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  • #TGIIF: The only Instagram account to follow this Friday is @benjohnstondesign

    Constantly self-motivated the young and talented Toronto-based Ben Johnston divides his time between creating shocking letterings, pretty customized typography and murals, while he is busy responding to demanding corporate identities. 

    "I am inspired by pretty much anything around me" Johnston told Typeroom

    Now we revisit his stunning portfolio thorough his Instagram account filled with typographic murals and letterforms in all the wrong and right places. 

    Check his adventures here

  • Eyes open wide with Optician Sans, a typeface inspired by LogMAR chart

    Optician Sans is a free typeface based on the 10 historical optotype letters seen on millions of eye charts around the world, finalising the work that was started decades ago.

    Developed by creative agency Anti, the custom font has a full set of characters adding to the ten letters – C D H K N O R S V Z – used in historic optotype eye test charts.

    The universal optometrist eye charts have been around for decades and seen by millions of people worldwide. The first standardised chart was created by Hermann Snellen in the Netherlands in 1862, before Louise Sloan designed a new set in 1959. These letters make up the now universal chart for testing visual acuity, also known as the LogMAR chart, which was developed by National Vision Research Institute of Australia. But ever since 1959, they have consisted of only 10 letters.

    With Optician Sans, Anti finalised the work that was started decades ago by creating a fully functional typeface based on the historical optotype letters, including numbers and special characters.

    The project was initially instigated for the visual identity of a Norwegian optometrist called Optician-K, the "K" standing for the Krogh family who have been in the optometry business since 1877.

    Learn more here.

  • Sex, football and movies: Typeroom's top five posts of 2018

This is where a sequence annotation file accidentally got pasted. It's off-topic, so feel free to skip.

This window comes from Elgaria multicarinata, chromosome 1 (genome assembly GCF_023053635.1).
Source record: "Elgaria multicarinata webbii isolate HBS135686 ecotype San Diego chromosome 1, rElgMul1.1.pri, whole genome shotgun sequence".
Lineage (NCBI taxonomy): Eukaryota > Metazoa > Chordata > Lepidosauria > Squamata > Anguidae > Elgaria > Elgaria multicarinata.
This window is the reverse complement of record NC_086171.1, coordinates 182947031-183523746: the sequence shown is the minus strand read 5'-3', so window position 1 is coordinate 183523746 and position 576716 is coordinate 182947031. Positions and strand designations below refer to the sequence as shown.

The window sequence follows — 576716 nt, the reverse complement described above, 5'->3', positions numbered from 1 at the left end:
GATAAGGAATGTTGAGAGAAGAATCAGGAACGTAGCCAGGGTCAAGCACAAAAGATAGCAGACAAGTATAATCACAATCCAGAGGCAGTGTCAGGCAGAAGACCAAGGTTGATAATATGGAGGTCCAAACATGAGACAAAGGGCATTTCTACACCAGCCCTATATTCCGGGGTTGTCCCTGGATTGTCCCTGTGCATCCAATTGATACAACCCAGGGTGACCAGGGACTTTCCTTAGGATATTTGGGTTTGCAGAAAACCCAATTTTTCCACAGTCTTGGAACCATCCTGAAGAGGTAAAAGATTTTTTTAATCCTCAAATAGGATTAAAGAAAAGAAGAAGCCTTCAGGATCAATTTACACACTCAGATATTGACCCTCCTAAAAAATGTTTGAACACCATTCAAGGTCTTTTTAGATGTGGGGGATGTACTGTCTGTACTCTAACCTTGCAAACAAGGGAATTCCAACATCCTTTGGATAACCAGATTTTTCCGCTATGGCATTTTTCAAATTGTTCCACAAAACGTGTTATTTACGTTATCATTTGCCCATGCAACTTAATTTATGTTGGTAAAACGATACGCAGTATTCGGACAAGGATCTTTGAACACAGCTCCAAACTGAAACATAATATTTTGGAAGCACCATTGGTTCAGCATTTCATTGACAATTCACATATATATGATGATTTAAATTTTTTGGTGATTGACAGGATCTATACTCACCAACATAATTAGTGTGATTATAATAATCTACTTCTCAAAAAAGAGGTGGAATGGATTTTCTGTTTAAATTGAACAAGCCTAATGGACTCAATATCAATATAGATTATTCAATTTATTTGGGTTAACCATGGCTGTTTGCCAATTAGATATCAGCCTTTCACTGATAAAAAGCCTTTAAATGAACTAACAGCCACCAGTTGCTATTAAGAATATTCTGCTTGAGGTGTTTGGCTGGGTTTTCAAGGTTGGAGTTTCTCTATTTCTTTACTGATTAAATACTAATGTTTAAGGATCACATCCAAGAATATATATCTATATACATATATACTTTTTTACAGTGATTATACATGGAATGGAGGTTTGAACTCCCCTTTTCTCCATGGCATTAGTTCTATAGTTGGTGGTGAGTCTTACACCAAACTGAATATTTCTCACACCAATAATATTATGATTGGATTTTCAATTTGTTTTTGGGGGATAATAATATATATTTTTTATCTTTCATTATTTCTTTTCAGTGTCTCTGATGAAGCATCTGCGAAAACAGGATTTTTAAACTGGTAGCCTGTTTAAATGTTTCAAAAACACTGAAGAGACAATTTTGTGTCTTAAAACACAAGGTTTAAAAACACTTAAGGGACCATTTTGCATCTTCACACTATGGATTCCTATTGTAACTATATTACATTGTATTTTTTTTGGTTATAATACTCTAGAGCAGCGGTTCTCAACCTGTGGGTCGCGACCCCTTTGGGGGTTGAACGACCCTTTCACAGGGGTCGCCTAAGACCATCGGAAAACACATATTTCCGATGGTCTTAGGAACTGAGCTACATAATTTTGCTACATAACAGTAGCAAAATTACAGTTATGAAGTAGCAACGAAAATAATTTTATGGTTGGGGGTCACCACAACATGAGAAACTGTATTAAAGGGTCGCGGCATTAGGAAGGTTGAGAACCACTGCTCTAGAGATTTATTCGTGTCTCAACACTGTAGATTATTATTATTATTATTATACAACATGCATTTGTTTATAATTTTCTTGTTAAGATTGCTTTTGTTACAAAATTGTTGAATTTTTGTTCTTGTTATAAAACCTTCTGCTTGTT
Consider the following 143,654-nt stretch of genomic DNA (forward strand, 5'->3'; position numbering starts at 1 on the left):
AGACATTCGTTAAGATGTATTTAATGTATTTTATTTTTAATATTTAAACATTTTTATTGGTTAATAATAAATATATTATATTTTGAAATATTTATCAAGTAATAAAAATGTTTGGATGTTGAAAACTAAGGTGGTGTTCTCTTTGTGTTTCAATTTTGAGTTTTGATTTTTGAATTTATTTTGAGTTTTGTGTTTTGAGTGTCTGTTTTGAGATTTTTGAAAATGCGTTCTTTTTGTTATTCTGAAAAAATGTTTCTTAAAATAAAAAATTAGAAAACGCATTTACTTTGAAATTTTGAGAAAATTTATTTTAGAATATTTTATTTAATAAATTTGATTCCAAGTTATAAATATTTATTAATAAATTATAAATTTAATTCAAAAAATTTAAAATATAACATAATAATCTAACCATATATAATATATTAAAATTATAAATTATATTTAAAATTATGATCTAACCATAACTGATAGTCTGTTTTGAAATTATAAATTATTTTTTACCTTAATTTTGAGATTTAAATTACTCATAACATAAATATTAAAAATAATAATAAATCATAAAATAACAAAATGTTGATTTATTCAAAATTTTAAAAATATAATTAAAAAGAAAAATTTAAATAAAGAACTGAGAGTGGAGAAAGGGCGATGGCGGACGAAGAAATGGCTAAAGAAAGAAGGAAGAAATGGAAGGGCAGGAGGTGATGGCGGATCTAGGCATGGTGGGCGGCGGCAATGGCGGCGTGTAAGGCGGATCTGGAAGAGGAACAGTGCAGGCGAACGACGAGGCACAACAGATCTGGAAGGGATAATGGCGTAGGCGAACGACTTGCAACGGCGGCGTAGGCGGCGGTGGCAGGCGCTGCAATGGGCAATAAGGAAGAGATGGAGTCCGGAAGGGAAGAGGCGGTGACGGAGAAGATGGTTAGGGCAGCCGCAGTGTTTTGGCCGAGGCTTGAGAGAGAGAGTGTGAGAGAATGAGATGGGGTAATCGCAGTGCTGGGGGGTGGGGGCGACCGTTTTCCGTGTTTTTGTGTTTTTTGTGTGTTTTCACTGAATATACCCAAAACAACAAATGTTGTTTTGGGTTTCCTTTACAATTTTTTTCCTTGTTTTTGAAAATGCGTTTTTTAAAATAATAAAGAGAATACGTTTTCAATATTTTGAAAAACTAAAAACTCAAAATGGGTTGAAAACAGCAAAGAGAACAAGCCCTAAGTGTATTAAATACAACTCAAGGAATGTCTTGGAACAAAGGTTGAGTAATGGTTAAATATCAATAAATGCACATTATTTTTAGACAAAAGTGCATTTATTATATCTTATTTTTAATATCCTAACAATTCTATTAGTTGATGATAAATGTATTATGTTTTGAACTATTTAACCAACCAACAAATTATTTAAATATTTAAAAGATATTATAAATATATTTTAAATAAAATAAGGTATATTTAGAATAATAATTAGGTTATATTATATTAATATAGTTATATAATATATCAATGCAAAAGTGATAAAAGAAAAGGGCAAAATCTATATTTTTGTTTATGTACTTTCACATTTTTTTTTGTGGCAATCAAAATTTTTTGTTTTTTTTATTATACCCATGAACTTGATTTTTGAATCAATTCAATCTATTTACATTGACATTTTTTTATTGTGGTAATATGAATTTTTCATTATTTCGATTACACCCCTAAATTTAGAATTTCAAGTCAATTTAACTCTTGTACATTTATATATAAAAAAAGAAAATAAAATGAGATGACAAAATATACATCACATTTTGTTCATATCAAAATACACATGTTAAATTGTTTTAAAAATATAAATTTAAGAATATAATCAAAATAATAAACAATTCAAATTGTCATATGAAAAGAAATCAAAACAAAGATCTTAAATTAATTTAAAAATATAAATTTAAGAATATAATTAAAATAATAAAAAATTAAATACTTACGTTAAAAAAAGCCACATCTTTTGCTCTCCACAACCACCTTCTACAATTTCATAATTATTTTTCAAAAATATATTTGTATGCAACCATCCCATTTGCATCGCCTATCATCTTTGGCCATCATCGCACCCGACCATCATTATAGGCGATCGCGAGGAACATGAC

Renowned for his pioneering typographic works, Chris Ward delved into the English typographic heritage (eg. Gill, Flaxman, Johnston etc.) for England's World Cup Kit 2018, the most viral of all fonts in this year's Typeroom typographic newswire. 

    “Parts of the type actually quote aspects of other fonts to feel  a little more familiar – the W in Railway Sans in particular, and the flare of the alternate R is a nod to Gill. I also included a perfectly circular O should they want to use it” notes Ward of his project.

    Other posts that made it to the top are our tribute to the iconic Stephen Hawking, the best type design in cinema ever, the redesign of The Guardian and our talk with award-winning art director and educator Mirko Ilić on "Head to Toe: The Nude in Graphic Design". 

    A bold collaboration with Steven Heller, the renowned design critic, author, art director, and educator, that chronicles the myriad myriad ways the human body is shown, implied, drawn and painted upon, politicized, abstracted, and illustrated to convey all manner of messages, both artistic, and commercial. 

    Discover the top five of Typeroom's most viral features as follows:

    5. Head to Toe: Mirko Ilić & Steven Heller bare it all in their latest xrated publication

    4. What the Guardian’s tabloid format says about print today

    3. From Alien to Seven: 7 times typography ruled the silver screen

    2. Stephen Hawking's words of wisdom

    1. Craig Ward on his typeface for England World Cup Kit 2018 for Nike

  • David Carson and more in The Vinyl Factory's favourite record sleeves of 2018

    "Stunning artwork, ambitious box sets and audacious typography" are featured in the Vinyl Factory's annual best of in graphic design in discography.

    VF's John Foster presents his best of 2018's record sleeve design and David Carson's non conventional type design for John Coltrane's long lost album is among his favorites. 

    From Braulio Amado's "digital reinvention of the airbrush" and graffiti-inspired hand down type experiments for Róisín Murphy on her 4×12” series through Post Typography's "dystopian" visual interpretation of Beach House’s 7 this dozen of beauties "are included for their imagery, typography, layout and finishing techniques, and include new interviews with the designers involved to give you a personal insight into pinnacle of record sleeve design and music packaging in 2018".

    Explore the list here

    Images @The Vinyl Factory

  • Have a very Merry Christmas like the 70s with Linda Powell's festive posters

    Linda Powell's graphic design for Herman Miller's festive posters are a vintage beauty of holiday elegance. 

    Designed for the annual Herman Miller employee Christmas party, the four posters are speaking of those distinctive "Sounds of Christmas", the theme for 1978's fest. 

    Instead of designing one poster incorporating many sounds, Powell designed four posters, each focusing on one sound: Ho Ho Ho, Fa la la la la, Smack, and Jingle.

    Peggy Ann Rohde, Tomoko Miho, Barbara Loveland, and Linda Powell are the female forces that made the brand stand out during the past and Meg Miller's article on the AIGA’s Eye on Design site, “The Lesser-told Stories of the Women Who Shaped Herman Miller” sheds some light on the women that defined an era. 

    Discover more of their work at the Graphic Design Archives of West Michigan here